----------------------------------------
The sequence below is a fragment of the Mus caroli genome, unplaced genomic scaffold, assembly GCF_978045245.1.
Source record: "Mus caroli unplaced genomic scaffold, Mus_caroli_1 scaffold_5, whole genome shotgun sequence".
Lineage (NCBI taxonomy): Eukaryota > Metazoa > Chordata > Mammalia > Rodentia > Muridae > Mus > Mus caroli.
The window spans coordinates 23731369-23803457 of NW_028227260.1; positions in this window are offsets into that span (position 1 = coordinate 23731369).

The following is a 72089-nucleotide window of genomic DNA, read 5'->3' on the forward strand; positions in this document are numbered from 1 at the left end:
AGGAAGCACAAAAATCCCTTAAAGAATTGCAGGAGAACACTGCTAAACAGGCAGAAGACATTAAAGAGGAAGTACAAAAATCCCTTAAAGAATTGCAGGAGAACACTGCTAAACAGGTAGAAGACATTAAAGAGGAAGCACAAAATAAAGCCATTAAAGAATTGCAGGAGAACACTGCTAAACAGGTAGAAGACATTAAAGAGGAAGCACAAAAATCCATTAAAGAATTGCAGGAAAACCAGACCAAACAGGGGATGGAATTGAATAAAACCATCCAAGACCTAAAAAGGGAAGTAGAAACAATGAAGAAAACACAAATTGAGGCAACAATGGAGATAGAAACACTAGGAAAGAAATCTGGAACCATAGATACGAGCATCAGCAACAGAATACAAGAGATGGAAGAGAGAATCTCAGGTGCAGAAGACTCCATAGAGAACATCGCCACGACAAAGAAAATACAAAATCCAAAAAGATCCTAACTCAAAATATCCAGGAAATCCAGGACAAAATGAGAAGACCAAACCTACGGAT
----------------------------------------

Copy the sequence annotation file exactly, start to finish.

The sequence below is a fragment of the Mus caroli genome, unplaced genomic scaffold, assembly GCF_978045245.1.
Source record: "Mus caroli unplaced genomic scaffold, Mus_caroli_1 scaffold_5, whole genome shotgun sequence".
Lineage (NCBI taxonomy): Eukaryota > Metazoa > Chordata > Mammalia > Rodentia > Muridae > Mus > Mus caroli.
The window spans coordinates 23731369-23803457 of NW_028227260.1; positions in this window are offsets into that span (position 1 = coordinate 23731369).

The following is a 72089-nucleotide window of genomic DNA, read 5'->3' on the forward strand; positions in this document are numbered from 1 at the left end:
AGGAAGCACAAAAATCCCTTAAAGAATTGCAGGAGAACACTGCTAAACAGGCAGAAGACATTAAAGAGGAAGTACAAAAATCCCTTAAAGAATTGCAGGAGAACACTGCTAAACAGGTAGAAGACATTAAAGAGGAAGCACAAAATAAAGCCATTAAAGAATTGCAGGAGAACACTGCTAAACAGGTAGAAGACATTAAAGAGGAAGCACAAAAATCCATTAAAGAATTGCAGGAAAACCAGACCAAACAGGGGATGGAATTGAATAAAACCATCCAAGACCTAAAAAGGGAAGTAGAAACAATGAAGAAAACACAAATTGAGGCAACAATGGAGATAGAAACACTAGGAAAGAAATCTGGAACCATAGATACGAGCATCAGCAACAGAATACAAGAGATGGAAGAGAGAATCTCAGGTGCAGAAGACTCCATAGAGAACATCGCCACGACAAAGAAAATACAAAATCCAAAAAGATCCTAACTCAAAATATCCAGGAAATCCAGGACAAAATGAGAAGACCAAACCTACGGAT